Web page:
Brian J. Zikmund-Fisher, PhD
- Professor, Health Behavior and Health Education
- Research Professor, Internal Medicine
- Interim Co-Director, Center for Bioethics and Social Sciences in Medicine
Question: How can we help people understand the information they need to make better health decisions?
Dr. Zikmund-Fisher has devoted his career to working on this issue. Much of his work focuses on designing and evaluating methods of making health data such as risk statistics or laboratory test results more intuitively meaningful to patients, clinicians, and policymakers. He also studies the impact of people's consistent preferences for more versus less health care on over- and underutilization of care and explores the power of narratives in health communications. Many of his projects involve collaborations with clinicians in a wide range of specialties including internal medicine, family medicine, oncology, ophthalmology, gastroenterology, surgery, and pharmacy. He is also the Editor-in-Chief of the scientific journals Medical Decision Making and MDM Policy and Practice.
Dr. Zikmund-Fisher teaches graduate courses that focus on enabling students to communicate health and science information clearly and memorably. He is working with several collaborators to explore the use of improvisational theater games as tools for building health and science communication skills.
- PhD, Behavioral Decision Theory, Carnegie Mellon University, 2002
- MA, Behavioral Decision Making and Economics, Carnegie Mellon University, 1997
- BA, Economics (Minor: Psychology), Swarthmore College, 1991
- health and medical decision making
- risk communication (health, medical, and/or environmental)
- health message design
- decision psychology and behavioral economics as applied to health
- survey methods (esp. web-based survey experiments)
Zikmund-Fisher has been collaborating with Dr. Jessica Ancker (Vanderbilt U.) on the Making Numbers Meaningful project, a National Library of Medicine-funded grant to conduct a massive systematic review of all available evidence on communicating health numbers to patients.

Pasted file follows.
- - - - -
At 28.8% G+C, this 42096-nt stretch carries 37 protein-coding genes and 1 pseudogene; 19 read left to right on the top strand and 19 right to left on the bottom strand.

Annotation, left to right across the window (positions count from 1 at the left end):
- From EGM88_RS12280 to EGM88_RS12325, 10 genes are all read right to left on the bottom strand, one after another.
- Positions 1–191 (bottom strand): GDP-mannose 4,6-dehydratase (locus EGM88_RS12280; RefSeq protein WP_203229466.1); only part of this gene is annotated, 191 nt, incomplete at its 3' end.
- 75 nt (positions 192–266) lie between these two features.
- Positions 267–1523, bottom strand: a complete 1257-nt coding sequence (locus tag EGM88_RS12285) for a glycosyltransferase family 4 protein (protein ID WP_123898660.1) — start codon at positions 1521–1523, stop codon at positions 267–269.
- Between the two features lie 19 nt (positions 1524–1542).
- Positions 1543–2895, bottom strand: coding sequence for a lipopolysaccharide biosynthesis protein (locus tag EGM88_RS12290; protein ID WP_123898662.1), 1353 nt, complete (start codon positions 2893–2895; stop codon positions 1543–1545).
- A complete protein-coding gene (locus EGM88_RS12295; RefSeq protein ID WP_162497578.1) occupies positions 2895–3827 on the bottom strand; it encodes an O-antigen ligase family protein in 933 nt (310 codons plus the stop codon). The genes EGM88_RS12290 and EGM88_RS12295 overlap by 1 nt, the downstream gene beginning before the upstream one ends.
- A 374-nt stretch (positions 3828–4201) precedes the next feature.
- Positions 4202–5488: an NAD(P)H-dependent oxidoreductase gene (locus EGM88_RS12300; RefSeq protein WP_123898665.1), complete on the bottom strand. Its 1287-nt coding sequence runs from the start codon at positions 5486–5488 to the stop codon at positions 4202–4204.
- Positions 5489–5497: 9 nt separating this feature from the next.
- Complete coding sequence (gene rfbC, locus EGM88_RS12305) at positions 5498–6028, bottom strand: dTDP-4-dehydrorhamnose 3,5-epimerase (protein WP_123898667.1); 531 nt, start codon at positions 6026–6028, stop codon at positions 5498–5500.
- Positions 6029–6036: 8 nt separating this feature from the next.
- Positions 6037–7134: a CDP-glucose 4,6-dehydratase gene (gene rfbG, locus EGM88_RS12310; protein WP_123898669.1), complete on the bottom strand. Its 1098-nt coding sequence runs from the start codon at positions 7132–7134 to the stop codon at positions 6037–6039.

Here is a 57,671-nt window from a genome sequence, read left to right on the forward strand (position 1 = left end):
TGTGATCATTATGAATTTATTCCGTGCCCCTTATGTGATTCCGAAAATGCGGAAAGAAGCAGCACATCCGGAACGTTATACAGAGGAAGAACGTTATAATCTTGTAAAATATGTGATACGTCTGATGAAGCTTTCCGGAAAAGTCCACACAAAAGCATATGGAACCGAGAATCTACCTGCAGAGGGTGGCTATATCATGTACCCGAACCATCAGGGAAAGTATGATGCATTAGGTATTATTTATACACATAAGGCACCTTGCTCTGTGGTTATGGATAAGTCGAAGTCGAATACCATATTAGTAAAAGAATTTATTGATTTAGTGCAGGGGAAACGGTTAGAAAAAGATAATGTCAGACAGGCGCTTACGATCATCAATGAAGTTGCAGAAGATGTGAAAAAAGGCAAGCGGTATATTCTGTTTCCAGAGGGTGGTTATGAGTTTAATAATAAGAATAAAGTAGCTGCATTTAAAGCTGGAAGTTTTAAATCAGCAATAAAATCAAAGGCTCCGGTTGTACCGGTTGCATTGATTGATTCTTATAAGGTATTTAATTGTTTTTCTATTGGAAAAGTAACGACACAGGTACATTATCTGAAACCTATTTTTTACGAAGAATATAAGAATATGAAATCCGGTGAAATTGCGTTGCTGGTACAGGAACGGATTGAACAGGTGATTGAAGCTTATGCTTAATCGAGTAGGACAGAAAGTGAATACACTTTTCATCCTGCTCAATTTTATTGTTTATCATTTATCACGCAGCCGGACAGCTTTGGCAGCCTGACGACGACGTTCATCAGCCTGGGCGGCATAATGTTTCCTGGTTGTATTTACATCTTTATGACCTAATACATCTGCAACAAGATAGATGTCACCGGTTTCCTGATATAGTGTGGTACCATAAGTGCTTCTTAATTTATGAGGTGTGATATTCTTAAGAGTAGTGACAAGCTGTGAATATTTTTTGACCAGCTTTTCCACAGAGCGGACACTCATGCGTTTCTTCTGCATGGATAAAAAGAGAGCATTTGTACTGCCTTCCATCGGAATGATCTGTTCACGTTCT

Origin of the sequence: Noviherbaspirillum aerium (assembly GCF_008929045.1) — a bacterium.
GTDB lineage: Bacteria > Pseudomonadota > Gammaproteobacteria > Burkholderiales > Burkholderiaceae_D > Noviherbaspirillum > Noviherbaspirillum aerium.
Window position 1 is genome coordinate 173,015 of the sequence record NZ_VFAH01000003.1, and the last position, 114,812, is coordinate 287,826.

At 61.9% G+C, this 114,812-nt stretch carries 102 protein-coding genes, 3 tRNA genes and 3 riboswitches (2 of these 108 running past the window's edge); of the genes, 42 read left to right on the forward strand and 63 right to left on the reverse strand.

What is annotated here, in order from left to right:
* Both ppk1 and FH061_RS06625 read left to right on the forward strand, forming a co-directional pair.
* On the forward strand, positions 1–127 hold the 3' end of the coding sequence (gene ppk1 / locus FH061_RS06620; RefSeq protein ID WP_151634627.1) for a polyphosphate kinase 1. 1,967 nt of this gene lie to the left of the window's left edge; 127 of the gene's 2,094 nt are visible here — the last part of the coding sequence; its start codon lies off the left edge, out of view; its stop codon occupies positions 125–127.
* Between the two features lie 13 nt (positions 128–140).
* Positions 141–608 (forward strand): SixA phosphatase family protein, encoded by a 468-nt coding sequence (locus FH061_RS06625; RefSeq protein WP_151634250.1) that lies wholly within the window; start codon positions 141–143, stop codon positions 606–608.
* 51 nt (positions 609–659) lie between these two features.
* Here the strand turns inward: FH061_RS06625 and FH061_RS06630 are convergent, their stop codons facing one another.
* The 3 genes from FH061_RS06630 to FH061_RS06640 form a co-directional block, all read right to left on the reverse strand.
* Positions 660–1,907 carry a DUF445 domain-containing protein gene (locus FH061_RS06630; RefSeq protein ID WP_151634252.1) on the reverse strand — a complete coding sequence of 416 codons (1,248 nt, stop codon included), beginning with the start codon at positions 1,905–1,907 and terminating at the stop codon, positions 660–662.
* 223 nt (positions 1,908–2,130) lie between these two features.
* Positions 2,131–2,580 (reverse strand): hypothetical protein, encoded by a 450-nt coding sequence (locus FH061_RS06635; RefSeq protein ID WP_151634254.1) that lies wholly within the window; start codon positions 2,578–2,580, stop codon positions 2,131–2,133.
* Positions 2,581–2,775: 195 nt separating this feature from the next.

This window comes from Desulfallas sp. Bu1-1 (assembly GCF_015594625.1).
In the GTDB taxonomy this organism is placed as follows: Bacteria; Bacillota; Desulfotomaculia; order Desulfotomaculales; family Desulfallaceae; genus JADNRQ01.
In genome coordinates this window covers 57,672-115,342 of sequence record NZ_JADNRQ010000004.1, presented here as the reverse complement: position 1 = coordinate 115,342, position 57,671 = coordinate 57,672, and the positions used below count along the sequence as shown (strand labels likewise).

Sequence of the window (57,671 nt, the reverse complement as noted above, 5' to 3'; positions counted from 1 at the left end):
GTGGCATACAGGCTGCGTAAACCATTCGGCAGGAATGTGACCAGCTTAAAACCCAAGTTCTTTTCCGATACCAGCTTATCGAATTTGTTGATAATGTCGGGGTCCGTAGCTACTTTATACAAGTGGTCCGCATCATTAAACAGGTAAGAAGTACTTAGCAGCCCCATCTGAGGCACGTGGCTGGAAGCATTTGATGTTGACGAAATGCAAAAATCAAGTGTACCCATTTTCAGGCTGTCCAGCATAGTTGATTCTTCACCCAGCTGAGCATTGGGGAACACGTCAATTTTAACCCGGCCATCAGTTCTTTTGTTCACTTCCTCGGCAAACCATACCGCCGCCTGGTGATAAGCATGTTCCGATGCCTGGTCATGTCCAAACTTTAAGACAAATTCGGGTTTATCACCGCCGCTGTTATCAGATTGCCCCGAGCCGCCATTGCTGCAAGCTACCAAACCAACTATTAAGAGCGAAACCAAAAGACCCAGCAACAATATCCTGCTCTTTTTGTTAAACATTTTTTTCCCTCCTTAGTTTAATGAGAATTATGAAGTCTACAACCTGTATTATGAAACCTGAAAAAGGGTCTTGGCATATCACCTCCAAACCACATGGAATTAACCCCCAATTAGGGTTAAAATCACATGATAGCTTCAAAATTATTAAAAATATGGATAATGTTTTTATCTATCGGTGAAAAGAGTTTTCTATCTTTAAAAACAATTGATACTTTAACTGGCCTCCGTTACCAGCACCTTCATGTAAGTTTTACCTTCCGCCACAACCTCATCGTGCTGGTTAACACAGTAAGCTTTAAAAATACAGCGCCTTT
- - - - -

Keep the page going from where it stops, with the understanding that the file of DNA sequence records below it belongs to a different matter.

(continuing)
Zikmund-Fisher has been collaborating for a number of years with Dr. Laura Scherer (U. Colorado) and Dr. Victoria Shaffer (U. Missouri) on the concept of Medical Maximizing-Minimizing, a reliable individual difference that indicates people's stable preferences for more or less medical care. We have shown that this construct predicts both overuse of low-value care and underutilization of high-value healthcare services.
Bonner C, Trevena LJ, Gaissmaier W, Han PKJ, Okan Y, Ozanne E, Peters E, Timmermans D, Zikmund-Fisher BJ. Current best practice for presenting probabilities in patient decision aids: fundamental principles. Medical Decision Making 2021;41(7):821-833. doi: 10.1177/0272989X21996328 https://journals.sagepub.com/doi/10.1177/0272989X21996328
Zikmund-Fisher BJ. Helping people know whether measurements have good or bad implications: increasing the evaluability of health and science data communications. Policy Insights from the Behavioral and Brain Sciences 2019;6(1):29-37. doi: 10.1177/2372732218813377 https://journals.sagepub.com/doi/10.1177/2372732218813377
Scherer LS, Shaffer VA, Caverly T, DeWitt J, Zikmund-Fisher BJ. Medical maximizing-minimizing predicts patient preferences for both high-benefit and low-benefit care. Medical Decision Making 2020;40(1):72-80. doi: 10.1177/0272989X19891181 https://www.ncbi.nlm.nih.gov/pubmed/31975657
Zikmund-Fisher BJ, Kullgren JT, Fagerlin A, Klamerus ML, Bernstein SJ, Kerr EA. Perceived barriers to implementing individual Choosing WiselyR recommendations in two national surveys of primary care providers. Journal of General Internal Medicine 2017;32(2):210-7. https://link.springer.com/article/10.1007/s11606-016-3853-5
Zikmund-Fisher, B. J. (2013). The right tool is what they need, not what we have: a taxonomy of appropriate levels of precision in patient risk communication. Medical Care Research and Review 70(1 suppl):37S-49S. http://hdl.handle.net/2027.42/98434
Shaffer, V. A., Zikmund-Fisher, B. J. (2013). All stories are not alike: A purpose-, content-, and valence-based taxonomy of patient narratives in decision aids. Medical Decision Making 33(1):4-13. http://mdm.sagepub.com/content/33/1/4.abstract